“I think the rewards we get ultimately boil down to the success of our kids. I look at these kids as my grandkids, and I want what’s best for them—as if they really are my grandkids, and I think that’s important.

“When I see a child in my office, and they’re sitting in these chairs across from me, it’s not, ‘I got you!’ It’s, ‘Yes, you made a mistake. I still love you.’ I tell them that all the time. ‘I’m not happy with the choice you made, so what can we do to change that?’ I’ll also tell them, ‘If you haven’t done something the way it should be done, then own up to it. No one’s perfect. You’re going to make mistakes.’

“The responsibility that comes with this job is difficult. When I know I have to have a difficult conversation with a staff member, I’ll practice at home the night before. I do sometimes, and sometimes I cry about it because I know it’s going to be hard for them to hear. But, I always have to put the children first.

“What I love about this job the most is that you come in every day with an idea of what you’re going to do, and you’re lucky if you do half of it just because of the dynamics of the job. But, you’re making a difference for children, and that’s what really counts.

group looking up

McKinney ISD elementary principals and assistant principals at staff development during the summer.

“A couple of years ago our family went on a cruise to Alaska, and every time we got off the ship into a place where I had phone reception, my daughter-in-law said, “Would you get off your phone?!’ And, I said, ‘I’ve got to check my emails. I’ve got to make sure everything is ok.’ Even though I knew things were being handled fine, I didn’t know if there was something I needed to respond to. She said, ‘You really can’t get away from it.’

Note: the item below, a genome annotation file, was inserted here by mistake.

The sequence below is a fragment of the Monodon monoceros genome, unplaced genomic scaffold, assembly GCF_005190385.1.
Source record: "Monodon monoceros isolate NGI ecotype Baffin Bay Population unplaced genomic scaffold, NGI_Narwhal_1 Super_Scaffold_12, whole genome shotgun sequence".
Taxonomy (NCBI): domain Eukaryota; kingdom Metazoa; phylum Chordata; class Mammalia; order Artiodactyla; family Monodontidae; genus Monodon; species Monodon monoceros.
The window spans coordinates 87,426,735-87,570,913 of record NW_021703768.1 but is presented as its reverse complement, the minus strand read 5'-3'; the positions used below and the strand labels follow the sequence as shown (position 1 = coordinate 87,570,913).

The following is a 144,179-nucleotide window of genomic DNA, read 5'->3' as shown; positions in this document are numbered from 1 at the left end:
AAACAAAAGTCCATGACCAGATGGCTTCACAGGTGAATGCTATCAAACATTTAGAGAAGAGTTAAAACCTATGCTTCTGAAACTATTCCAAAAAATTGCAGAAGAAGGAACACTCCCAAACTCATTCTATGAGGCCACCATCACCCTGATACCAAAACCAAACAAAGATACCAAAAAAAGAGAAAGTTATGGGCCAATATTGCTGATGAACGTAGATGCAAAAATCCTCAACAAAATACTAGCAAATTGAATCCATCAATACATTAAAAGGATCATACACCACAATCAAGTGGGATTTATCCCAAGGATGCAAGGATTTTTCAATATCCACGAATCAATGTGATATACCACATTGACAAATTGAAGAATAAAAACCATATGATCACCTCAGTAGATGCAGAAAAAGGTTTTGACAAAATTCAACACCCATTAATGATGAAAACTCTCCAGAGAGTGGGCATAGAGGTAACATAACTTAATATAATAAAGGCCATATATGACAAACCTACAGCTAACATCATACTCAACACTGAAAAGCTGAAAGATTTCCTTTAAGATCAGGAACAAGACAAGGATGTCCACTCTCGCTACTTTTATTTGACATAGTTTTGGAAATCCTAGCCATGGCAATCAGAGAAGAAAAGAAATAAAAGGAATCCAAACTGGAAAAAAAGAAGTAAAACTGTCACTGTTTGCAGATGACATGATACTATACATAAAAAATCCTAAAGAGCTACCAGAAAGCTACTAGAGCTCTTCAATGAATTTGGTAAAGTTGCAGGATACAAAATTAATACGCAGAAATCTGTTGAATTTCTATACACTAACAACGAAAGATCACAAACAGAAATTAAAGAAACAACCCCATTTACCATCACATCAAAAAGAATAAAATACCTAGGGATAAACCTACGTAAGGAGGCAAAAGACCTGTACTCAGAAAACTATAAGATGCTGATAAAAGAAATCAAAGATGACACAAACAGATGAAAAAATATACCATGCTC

“I said, ‘No, you really can’t.’

“The community is an extension of your family. That’s the way I view this school. This is our family, and we’ve got to take care of our family.”

Dr. Mitch Curry, Principal of Scott Johnson Middle School (19 years as a principal)
“The principal role is a never ending thing,” says Curry. “It literally does not stop.

“We have kids that we help on Saturdays. We have kids that we help in the afternoons…summer school. Teachers…teacher prep stuff. One of the parts I really love about my job is working with adults, and teaching adults also. So, it never stops, and with social media and email there’s not a day or a time that parents aren’t emailing and asking questions, and I need to be available for that.